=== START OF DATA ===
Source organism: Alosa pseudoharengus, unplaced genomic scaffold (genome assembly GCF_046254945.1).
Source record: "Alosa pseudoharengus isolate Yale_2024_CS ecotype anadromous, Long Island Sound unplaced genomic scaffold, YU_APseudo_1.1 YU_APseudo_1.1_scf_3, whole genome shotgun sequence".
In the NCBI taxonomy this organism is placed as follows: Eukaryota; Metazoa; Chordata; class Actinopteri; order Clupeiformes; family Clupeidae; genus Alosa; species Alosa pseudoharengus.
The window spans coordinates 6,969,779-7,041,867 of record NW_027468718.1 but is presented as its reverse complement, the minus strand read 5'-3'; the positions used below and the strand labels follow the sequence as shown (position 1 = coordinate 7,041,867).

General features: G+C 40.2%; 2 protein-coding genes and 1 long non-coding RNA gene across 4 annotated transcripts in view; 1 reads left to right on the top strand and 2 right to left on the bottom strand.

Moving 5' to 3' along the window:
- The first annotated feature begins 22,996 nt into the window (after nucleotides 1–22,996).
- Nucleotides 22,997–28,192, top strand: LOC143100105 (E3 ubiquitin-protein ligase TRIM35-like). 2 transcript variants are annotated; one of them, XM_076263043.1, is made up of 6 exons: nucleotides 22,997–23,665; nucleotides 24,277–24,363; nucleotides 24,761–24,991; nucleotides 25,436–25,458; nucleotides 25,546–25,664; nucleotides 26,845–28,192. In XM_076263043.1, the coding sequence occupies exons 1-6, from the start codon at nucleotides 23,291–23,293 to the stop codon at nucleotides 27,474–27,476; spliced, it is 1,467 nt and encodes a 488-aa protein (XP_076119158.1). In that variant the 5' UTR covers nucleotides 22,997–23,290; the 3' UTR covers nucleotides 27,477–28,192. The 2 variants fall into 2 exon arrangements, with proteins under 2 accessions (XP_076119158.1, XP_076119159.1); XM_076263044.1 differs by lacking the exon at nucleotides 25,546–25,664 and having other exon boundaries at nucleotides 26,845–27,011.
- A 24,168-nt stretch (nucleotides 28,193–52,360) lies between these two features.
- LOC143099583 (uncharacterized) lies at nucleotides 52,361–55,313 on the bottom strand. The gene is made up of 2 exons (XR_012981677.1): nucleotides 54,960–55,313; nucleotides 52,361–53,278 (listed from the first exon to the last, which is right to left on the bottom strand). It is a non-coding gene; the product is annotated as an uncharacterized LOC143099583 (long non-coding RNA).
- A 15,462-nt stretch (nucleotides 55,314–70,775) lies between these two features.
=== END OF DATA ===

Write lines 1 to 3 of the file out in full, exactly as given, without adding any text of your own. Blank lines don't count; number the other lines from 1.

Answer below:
Source organism: Alosa pseudoharengus, unplaced genomic scaffold (genome assembly GCF_046254945.1).
Source record: "Alosa pseudoharengus isolate Yale_2024_CS ecotype anadromous, Long Island Sound unplaced genomic scaffold, YU_APseudo_1.1 YU_APseudo_1.1_scf_3, whole genome shotgun sequence".
In the NCBI taxonomy this organism is placed as follows: Eukaryota; Metazoa; Chordata; class Actinopteri; order Clupeiformes; family Clupeidae; genus Alosa; species Alosa pseudoharengus.